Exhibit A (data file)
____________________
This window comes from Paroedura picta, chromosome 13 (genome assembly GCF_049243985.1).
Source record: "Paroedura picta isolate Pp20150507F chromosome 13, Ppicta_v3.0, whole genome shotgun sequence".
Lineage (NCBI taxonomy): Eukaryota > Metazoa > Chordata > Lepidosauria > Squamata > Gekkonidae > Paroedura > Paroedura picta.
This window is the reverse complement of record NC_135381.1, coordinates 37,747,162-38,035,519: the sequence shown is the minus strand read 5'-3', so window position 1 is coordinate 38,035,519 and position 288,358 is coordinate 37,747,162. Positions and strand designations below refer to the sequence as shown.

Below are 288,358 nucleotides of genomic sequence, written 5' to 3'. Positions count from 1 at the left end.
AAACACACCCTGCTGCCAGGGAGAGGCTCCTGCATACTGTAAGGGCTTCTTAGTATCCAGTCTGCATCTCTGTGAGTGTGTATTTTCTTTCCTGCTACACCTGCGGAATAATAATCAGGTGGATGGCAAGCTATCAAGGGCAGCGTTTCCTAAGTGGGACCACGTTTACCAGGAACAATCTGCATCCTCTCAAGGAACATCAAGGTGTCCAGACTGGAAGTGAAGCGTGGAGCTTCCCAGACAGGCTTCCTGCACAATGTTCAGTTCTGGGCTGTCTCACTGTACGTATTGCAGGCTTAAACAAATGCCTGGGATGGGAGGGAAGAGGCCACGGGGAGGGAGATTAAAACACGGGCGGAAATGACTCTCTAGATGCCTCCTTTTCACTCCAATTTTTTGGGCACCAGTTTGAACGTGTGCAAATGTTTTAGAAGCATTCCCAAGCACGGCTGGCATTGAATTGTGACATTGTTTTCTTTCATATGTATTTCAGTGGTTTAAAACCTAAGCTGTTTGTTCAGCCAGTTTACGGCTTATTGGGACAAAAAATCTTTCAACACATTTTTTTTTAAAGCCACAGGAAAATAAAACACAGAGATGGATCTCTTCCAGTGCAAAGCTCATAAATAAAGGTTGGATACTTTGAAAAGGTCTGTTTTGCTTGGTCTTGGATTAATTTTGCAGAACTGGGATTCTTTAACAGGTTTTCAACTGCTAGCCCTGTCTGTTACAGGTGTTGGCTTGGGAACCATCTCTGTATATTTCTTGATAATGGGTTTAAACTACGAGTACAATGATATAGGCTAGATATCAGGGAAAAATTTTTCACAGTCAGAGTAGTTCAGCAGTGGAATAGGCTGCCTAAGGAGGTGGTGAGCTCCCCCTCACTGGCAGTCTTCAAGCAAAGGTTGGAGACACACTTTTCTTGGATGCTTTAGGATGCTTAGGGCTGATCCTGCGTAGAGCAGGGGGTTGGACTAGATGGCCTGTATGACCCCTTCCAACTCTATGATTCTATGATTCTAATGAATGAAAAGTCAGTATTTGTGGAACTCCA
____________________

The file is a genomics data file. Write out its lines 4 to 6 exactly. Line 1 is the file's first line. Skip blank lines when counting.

This window is the reverse complement of record NC_135381.1, coordinates 37,747,162-38,035,519: the sequence shown is the minus strand read 5'-3', so window position 1 is coordinate 38,035,519 and position 288,358 is coordinate 37,747,162. Positions and strand designations below refer to the sequence as shown.

Below are 288,358 nucleotides of genomic sequence, written 5' to 3'. Positions count from 1 at the left end.
AAACACACCCTGCTGCCAGGGAGAGGCTCCTGCATACTGTAAGGGCTTCTTAGTATCCAGTCTGCATCTCTGTGAGTGTGTATTTTCTTTCCTGCTACACCTGCGGAATAATAATCAGGTGGATGGCAAGCTATCAAGGGCAGCGTTTCCTAAGTGGGACCACGTTTACCAGGAACAATCTGCATCCTCTCAAGGAACATCAAGGTGTCCAGACTGGAAGTGAAGCGTGGAGCTTCCCAGACAGGCTTCCTGCACAATGTTCAGTTCTGGGCTGTCTCACTGTACGTATTGCAGGCTTAAACAAATGCCTGGGATGGGAGGGAAGAGGCCACGGGGAGGGAGATTAAAACACGGGCGGAAATGACTCTCTAGATGCCTCCTTTTCACTCCAATTTTTTGGGCACCAGTTTGAACGTGTGCAAATGTTTTAGAAGCATTCCCAAGCACGGCTGGCATTGAATTGTGACATTGTTTTCTTTCATATGTATTTCAGTGGTTTAAAACCTAAGCTGTTTGTTCAGCCAGTTTACGGCTTATTGGGACAAAAAATCTTTCAACACATTTTTTTTTAAAGCCACAGGAAAATAAAACACAGAGATGGATCTCTTCCAGTGCAAAGCTCATAAATAAAGGTTGGATACTTTGAAAAGGTCTGTTTTGCTTGGTCTTGGATTAATTTTGCAGAACTGGGATTCTTTAACAGGTTTTCAACTGCTAGCCCTGTCTGTTACAGGTGTTGGCTTGGGAACCATCTCTGTATATTTCTTGATAATGGGTTTAAACTACGAGTACAATGATATAGGCTAGATATCAGGGAAAAATTTTTCACAGTCAGAGTAGTTCAGCAGTGGAATAGGCTGCCTAAGGAGGTGGTGAGCTCCCCCTCACTGGCAGTCTTCAAGCAAAGGTTGGAGACACACTTTTCTTGGATGCTTTAGGATGCTTAGGGCTGATCCTGCGTAGAGCAGGGGGTTGGACTAGATGGCCTGTATGACCCCTTCCAACTCTATGATTCTATGATTCTAATGAATGAAAAGTCAGTATTTGTGGAACTCCA